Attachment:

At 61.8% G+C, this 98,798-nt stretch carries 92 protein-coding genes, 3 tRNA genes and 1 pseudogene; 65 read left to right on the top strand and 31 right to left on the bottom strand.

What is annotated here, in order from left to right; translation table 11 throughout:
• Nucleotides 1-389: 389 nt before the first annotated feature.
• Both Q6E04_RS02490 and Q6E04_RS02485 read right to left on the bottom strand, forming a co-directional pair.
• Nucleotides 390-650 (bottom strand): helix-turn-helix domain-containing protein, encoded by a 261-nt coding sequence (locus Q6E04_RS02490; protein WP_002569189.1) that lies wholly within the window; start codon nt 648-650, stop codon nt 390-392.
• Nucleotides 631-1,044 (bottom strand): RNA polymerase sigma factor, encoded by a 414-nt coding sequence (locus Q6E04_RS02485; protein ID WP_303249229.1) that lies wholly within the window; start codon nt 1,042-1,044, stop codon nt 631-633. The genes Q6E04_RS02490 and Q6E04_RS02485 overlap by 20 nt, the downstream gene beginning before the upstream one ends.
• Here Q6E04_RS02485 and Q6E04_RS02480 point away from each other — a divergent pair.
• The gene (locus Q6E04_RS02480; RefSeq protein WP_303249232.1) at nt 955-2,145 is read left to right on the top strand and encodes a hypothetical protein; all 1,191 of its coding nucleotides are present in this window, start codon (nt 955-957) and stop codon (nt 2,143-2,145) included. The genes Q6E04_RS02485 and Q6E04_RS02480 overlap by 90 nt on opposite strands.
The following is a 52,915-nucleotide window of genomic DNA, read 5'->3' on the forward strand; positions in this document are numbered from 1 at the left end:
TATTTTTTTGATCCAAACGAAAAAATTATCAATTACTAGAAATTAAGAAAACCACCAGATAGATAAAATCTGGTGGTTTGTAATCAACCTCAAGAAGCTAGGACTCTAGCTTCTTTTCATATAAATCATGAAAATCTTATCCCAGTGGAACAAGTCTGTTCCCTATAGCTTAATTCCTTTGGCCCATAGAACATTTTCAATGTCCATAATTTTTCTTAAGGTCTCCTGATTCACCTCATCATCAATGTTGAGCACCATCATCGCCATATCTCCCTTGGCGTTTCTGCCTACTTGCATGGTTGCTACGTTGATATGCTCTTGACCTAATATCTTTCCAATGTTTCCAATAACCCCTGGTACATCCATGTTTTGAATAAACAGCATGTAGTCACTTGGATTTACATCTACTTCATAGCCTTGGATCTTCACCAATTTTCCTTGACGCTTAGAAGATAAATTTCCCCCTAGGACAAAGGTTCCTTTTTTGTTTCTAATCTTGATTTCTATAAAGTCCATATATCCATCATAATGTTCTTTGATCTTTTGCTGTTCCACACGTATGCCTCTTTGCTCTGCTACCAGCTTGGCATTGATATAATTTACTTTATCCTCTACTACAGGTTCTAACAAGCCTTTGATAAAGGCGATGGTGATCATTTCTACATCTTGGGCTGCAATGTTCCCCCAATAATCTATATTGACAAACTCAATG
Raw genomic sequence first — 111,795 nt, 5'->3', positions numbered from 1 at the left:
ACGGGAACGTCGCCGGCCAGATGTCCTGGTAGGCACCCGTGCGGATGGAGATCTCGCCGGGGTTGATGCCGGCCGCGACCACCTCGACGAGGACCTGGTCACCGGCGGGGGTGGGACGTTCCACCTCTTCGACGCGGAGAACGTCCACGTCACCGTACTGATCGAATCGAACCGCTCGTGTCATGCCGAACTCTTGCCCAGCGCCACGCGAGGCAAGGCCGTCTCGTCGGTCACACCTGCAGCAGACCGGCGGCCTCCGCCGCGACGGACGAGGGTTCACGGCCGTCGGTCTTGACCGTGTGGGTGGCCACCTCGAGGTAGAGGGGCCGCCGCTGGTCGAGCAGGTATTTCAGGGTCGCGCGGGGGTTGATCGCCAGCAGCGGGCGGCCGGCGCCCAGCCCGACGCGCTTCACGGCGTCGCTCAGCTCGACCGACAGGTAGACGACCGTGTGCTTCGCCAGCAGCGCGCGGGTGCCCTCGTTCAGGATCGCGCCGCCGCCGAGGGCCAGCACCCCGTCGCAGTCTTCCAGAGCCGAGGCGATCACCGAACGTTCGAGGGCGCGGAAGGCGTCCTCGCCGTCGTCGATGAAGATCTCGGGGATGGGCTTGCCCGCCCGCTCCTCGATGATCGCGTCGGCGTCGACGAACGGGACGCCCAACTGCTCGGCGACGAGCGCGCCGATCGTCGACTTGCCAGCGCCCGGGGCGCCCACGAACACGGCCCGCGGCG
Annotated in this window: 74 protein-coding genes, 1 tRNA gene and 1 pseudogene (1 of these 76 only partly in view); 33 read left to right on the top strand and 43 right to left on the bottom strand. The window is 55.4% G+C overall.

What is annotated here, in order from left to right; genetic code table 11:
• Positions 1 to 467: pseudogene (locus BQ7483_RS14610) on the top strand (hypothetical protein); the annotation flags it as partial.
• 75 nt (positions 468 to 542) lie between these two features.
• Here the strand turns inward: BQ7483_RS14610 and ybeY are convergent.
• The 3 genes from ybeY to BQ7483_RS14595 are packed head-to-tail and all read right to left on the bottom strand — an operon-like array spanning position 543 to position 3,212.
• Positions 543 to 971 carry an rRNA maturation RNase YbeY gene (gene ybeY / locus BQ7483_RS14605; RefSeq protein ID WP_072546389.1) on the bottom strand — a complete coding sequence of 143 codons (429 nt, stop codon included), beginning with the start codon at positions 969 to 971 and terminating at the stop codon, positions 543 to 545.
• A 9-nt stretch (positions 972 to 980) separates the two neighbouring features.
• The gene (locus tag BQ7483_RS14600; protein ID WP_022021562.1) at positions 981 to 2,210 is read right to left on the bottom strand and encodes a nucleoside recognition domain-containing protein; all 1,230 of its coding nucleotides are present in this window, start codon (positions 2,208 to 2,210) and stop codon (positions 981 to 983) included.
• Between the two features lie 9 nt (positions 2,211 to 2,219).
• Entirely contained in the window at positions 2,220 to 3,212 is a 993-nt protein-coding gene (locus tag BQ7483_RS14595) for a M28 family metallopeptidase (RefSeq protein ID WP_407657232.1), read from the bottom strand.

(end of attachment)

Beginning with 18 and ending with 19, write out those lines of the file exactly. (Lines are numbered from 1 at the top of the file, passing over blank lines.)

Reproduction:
• The 3 genes from ybeY to BQ7483_RS14595 are packed head-to-tail and all read right to left on the bottom strand — an operon-like array spanning position 543 to position 3,212.
• Positions 543 to 971 carry an rRNA maturation RNase YbeY gene (gene ybeY / locus BQ7483_RS14605; RefSeq protein ID WP_072546389.1) on the bottom strand — a complete coding sequence of 143 codons (429 nt, stop codon included), beginning with the start codon at positions 969 to 971 and terminating at the stop codon, positions 543 to 545.